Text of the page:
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No guessing on state's presidential choice

By Staff
Bob Ingram, Alabama Scene
MONTGOMERY-The conventions are over, the candidates are nominated, and now the race for President is on.
For Alabamians it is a foregone conclusion what their role will be. Our nine electoral votes will go for President George Bush and the election in Alabama is not likely to be a nail-biter. His margin will probably be 15 percentage points or more. A landslide, if you please. Alabama's vote in presidential elections is intriguing. From the 1880s through the 1950s we went overwhelmingly Democratic in presidential elections.
The Republicans had been the party of Lincoln…he and his folks had whipped up on us in the War Between the States. Rather than vote for a Republican, we were wont to say, we would vote for a yellow dog.
But a strange thing happened in 1948. President Harry Truman, seeking re-nomination as a Democrat, urged the party to include a civil rights plank in the party platform. All heck broke loose.
Alabama delegates walked out, other Southern Democrats joined their cause, and it was the beginning of the end of the Democrats as the majority party in the Deep South. The rest is history….the Democrats grimly held on to Alabama in presidential elections through the 1950s…old habits are hard to break… but in 1964…the issue of race at its peak…conservative Republican Barry Goldwater swept Alabama.
Gov. George C. Wallace muddied up the waters in 1968 and carried Alabama as a third party candidate, but only once since has Alabama gone Democratic, We less than enthusiastically voted for next-door-neighbor Jimmy Carter in 1976, but four years later joined in sending him back to Plains.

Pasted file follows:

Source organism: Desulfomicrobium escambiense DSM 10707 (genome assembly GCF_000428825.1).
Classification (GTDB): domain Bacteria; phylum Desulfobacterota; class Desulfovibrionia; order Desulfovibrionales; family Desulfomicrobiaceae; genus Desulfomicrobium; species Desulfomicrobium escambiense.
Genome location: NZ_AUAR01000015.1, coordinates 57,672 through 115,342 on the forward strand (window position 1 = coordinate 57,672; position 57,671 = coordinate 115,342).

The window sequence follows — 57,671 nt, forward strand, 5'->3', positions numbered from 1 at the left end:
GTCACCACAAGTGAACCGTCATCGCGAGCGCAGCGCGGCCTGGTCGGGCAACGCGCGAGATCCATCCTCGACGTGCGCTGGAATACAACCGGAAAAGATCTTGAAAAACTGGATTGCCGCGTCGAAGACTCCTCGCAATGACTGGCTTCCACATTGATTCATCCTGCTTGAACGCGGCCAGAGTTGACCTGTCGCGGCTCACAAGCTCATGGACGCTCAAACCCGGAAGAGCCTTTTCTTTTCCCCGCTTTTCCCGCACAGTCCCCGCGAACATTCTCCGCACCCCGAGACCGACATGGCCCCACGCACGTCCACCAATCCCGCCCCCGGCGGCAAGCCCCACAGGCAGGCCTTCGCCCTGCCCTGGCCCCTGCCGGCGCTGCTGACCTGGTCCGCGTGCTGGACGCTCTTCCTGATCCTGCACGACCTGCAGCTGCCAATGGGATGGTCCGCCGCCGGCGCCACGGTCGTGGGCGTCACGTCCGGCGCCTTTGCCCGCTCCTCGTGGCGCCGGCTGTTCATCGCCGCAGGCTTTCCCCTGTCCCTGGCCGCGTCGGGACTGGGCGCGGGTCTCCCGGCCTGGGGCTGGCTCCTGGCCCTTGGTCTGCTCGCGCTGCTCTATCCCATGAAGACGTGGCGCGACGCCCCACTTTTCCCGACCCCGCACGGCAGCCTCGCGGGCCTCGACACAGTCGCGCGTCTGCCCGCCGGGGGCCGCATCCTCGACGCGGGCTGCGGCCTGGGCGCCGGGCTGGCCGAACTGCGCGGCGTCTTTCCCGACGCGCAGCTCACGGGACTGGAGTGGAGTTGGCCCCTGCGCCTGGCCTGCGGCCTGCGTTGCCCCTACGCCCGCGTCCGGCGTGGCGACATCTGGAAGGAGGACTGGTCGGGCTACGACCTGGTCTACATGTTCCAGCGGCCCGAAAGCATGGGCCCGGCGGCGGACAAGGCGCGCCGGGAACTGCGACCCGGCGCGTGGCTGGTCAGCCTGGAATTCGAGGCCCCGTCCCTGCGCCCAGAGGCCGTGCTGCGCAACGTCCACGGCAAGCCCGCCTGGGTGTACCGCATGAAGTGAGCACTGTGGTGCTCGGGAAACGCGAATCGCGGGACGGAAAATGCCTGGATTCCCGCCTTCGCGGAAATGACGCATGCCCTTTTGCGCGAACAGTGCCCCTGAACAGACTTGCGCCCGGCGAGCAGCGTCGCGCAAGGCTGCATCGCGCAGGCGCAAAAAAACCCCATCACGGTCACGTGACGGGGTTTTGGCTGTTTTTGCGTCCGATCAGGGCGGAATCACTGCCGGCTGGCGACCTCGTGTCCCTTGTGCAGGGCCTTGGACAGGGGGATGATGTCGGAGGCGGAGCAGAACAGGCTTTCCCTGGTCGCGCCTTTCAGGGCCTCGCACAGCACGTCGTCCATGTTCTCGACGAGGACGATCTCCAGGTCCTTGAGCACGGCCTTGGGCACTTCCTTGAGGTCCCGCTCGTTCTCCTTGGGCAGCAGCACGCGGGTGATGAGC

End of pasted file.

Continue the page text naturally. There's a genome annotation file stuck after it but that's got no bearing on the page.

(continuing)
What will happen nationally this November? I am certainly not qualified to even make a guess. About all I know is what I read in the newspapers and hear on the tube. And I take most of that with a grain or two of salt. In fact, I delight in watching the different spins put on the same story by the various network and cable news shows.
More often than not I wonder if those talking heads saw the same things. Some of them told me all last week that the Republicans didn't help their cause at all at their convention…others said the GOP gathering gave Bush enormous momentum.
What we could very easily have is a race about as close as four years ago when Democrat Al Gore actually polled more popular votes than Bush (51,003,894 to 50,459,211) but Bush won in the Electoral College. An ironic twist to that–the Democrats who howled about unfair that was would be the same Democrats who would howl in protest if an effort was made to constitutionally abolish the Electoral College.
The Electoral College system gives enormous advantage to bloc voting groups–blacks, women activists, gays, et al. In evenly divided states they often decide who gets all of the electoral votes.
Perhaps the most troubling aspect of the '04 campaign to me is the obvious hatred many Democrats have for President Bush. Did you read the signs carried by the protesters outside Madison Square Garden this past week…many of them were pure filth. Can't they just say "No More Bush" or "Vote for Kerry"? Why must the grossest of obscenities appear on their signs.
I can only assume this hatred is traced to what happened in Florida four years ago. They tell themselves that Bush stole the election in Florida and what they seem to forget is that after that debacle ended several major newsgathering groups went to that state and at considerable expense did statewide recounts. In every one of those recounts, Bush got the most votes.
Nobody ever mentions it, but Gore lost the election by failing to carry the state where people know him best–his home state of Tennessee. If he had carried Tennessee then it would have made no difference who won Florida. We would never have heard about hanging chads and perforated ballots.
But enough of that. Let's get on with the show and let's hope that the campaign will be waged on the issues…Iraq, terrorism, the economy…and not be hate-inspired.

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